Thanks to National Security Agency Director Michael Rogers informing him of the fact right after the election, Trump knew that FBI Director James Comey, his chief subordinates, and Director of National Intelligence James Clapper had broken the law by surveilling his campaign. Nevertheless, he praised them and their agencies, kept them in office, did not refer them for prosecution, and kept secret the documents associated with their illegalities.
Trump let himself be stampeded into firing General Michael Flynn on wholly specious grounds—the only high profile national security official who had supported him and who stood in the way of the intelligence agencies’ plans against him—and stood by as the ruling class ruined Flynn’s life.
Days after the inauguration, he suffered the CIA’s removal of clearances from one of his appointees because he was a critic of the agency. Any president worthy of his office would have fired the entire chain of officials who had made that decision. Instead, he appointed to these agencies people loyal to those officials and hostile to himself, notably CIA’s Gina Haspel, who likely committed a crime spying on his candidacy.
This is an especially crucial point about the intelligence agencies, the enmity of which there was never any doubt: He criticized officials over whom he had absolute power, but left them in office. Even without considering that the majority of Trump appointees were hostile to him and his constituents, the fact that he filled scarcely more than a quarter of executive positions certifies that there hardly ever was a Trump Administration.
Speculating about why or on the basis of what networks Trump made his executive appointments is less useful than realizing how thoroughly he gave them power over the substance of policy—regardless of his own previous commitments—and that he fired people less for substantive than for personal reasons. He let himself be persuaded by his first secretaries of state and defense, and his second national security advisor, to give a nationally televised speech in July 2017 effectively thanking them for showing him that he—and his voters—had been wrong in opposing the ongoing war in the Middle East. Later, he fired them because they were mocking him publicly.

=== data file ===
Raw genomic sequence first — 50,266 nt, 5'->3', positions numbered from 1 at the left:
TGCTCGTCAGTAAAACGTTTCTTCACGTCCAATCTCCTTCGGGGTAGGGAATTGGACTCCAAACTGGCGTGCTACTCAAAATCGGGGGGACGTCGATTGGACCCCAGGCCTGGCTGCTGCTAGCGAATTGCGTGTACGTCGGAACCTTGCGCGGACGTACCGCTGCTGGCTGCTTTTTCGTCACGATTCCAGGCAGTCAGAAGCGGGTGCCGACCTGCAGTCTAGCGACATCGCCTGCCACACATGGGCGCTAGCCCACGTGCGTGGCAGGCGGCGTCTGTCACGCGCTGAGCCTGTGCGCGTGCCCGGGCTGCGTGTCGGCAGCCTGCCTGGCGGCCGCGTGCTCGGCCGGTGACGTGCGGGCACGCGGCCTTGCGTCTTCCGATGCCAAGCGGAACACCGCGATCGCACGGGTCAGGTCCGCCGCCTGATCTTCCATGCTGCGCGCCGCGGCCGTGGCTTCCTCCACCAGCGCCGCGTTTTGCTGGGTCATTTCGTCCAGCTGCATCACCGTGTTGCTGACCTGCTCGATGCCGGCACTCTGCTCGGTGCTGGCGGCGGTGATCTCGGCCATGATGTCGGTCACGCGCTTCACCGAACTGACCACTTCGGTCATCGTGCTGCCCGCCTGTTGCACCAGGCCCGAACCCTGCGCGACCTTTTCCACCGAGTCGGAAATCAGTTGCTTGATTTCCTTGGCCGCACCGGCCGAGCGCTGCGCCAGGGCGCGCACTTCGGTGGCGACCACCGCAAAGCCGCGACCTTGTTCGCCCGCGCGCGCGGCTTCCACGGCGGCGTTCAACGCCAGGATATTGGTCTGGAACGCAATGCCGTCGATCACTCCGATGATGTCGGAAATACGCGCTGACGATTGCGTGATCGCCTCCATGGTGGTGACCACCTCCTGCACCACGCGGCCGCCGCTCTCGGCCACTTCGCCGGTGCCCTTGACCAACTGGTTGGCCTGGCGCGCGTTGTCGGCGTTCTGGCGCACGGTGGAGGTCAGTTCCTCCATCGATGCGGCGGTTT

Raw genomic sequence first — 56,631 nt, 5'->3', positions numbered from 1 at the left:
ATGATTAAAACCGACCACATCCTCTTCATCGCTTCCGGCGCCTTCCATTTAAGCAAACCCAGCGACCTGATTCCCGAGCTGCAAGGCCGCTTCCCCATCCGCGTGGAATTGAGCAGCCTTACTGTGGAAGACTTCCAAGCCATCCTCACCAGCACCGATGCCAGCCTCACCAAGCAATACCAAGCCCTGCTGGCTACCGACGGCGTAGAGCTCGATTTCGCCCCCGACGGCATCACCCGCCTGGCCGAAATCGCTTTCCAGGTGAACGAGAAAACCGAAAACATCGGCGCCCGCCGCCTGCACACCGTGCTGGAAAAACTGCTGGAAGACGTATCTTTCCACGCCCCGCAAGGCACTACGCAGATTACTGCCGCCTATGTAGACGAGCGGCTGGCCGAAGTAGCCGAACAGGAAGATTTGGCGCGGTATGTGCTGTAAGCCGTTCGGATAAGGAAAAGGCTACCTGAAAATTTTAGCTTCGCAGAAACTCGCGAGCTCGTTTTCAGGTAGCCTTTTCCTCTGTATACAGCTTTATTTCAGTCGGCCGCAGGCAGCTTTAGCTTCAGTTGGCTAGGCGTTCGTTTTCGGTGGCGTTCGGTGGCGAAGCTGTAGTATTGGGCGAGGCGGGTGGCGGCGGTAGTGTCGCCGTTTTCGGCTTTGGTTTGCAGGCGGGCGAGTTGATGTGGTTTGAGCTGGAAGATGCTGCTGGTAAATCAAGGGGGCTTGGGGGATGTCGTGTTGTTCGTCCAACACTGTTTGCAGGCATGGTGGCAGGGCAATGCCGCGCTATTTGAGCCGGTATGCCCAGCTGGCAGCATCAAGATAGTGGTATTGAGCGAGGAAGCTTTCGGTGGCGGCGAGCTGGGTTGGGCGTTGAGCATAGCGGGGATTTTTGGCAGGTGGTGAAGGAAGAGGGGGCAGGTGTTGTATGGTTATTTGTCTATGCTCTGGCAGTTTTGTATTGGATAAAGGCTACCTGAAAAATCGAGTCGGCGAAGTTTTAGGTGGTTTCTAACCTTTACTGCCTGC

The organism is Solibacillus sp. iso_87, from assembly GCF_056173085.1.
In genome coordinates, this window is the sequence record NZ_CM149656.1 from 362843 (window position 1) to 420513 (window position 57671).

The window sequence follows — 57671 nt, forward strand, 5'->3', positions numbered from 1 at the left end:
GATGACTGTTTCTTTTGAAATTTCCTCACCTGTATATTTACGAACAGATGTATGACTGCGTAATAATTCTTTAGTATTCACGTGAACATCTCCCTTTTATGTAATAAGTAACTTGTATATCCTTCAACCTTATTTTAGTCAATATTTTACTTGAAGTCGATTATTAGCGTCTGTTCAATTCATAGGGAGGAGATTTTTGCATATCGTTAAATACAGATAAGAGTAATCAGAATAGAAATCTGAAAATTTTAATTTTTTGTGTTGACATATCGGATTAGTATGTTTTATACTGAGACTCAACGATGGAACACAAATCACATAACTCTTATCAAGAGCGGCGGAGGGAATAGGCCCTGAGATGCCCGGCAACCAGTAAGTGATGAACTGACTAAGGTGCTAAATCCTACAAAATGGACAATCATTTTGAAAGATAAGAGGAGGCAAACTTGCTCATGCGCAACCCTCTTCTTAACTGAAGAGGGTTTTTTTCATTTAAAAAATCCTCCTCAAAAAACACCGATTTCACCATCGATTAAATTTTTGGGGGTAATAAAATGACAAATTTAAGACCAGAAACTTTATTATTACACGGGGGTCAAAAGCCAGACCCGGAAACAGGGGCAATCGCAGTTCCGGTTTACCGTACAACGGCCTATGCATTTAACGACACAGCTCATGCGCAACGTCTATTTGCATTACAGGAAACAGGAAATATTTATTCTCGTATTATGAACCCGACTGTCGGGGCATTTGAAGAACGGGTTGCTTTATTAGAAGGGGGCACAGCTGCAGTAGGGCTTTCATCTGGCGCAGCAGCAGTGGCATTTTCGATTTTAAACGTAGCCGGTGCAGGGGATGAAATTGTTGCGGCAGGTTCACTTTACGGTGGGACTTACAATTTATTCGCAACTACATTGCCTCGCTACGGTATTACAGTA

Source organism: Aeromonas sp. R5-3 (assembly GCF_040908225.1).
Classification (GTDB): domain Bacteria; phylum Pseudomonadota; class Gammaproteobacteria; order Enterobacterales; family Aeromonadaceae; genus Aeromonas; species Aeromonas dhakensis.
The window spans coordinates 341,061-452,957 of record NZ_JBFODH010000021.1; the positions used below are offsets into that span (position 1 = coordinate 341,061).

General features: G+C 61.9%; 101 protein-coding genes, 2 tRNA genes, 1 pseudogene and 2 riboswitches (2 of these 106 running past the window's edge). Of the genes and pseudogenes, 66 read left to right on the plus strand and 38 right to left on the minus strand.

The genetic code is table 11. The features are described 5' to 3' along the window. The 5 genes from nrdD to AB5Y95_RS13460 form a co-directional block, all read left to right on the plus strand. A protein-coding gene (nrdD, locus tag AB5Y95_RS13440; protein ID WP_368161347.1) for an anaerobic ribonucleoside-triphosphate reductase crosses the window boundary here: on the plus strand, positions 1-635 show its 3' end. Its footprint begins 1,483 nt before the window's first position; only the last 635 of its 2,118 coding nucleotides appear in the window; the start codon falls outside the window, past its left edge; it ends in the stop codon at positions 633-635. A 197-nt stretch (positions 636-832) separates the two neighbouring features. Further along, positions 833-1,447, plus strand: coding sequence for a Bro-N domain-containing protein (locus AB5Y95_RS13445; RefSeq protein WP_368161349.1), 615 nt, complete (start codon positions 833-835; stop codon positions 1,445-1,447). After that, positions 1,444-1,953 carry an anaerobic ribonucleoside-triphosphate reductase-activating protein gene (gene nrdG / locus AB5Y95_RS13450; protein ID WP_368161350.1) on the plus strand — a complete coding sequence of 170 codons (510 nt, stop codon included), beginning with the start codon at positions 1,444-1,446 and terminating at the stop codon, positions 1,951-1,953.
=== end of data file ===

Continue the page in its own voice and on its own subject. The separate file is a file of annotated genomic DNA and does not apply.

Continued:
Again and again, Trump signed mammoth spending bills that contained the Democratic Party’s wish lists, having promised not to, vowing never to do it again, and then doing it again.
By creating trillions of dollars in debt, which the Federal Reserve monetizes and channels through financial institutions, Trump was the sine qua non of the financialization that has transferred wealth from Main Street—which voted for Trump—to Wall Street, which is part and parcel of the ruling class. Trump also left untouched the tax code’s “carried interest” provision that is the source of much of the financial sector’s unearned wealth.
As Google, Facebook, and Twitter increasingly squeezed conservative content to the cyberworld’s sidelines, Trump railed against Section 230 of the Communications Act that lets them do it with impunity, but did nothing that would stop them, or subject them to lawsuits.
Trump’s election only accelerated the imposition of the secular creed of government agencies, corporate America, the educational establishment, and the media onto the rest of Americans. Belief, or pretend-belief, that America was conceived in the sin of slavery, that this marks white people indelibly, that Americans are racist, sexist, homophobic, and otherwise bad, and that we must learn to speak a new language that reflects our national repentance, became a condition of advancement, and even of continued employment.
Trump shared his voters’ resentment of, for example, being ordered to attend workplace sessions about their “racism.” But not until his last months in office did he ban the practice within the federal government. Never did he ban contracts with companies that require such sessions. Never did he try to insert a ban on such practices into spending bills. Hence, even the U.S. armed forces became his voters’ enemies.
The COVID Coup de Grâce
And then came COVID-19. Only President Trump’s complaisance made possible the American people’s submission to scientifically nonsensical regulations that ended up solidifying the oligarchy and transferring more wealth and power from one class to another, possibly, than ever before in mankind’s history.
There never was reason to believe that infection by the COVID-19 virus was any more deadly than other bad flu-like illnesses. On the contrary, most persons infected showed no symptoms. Only the elderly and infirm were at risk—no more than from other bad flu epidemics. President Trump’s reaction to COVID was wholly reasonable in the beginning: Suspend travel from infected areas, safeguard the vulnerable, develop a vaccine. But, for whatever reason, the ruling class had another agenda, best expressed by the Wall Street Journal’s Peggy Noonan: “‘Don’t Panic’ Is Rotten Advice.” The ruling class did everything it could to foster panic. The point was to cause Americans to agree to shut down such parts of society as the ruling class said, supposedly to “stop the spread.”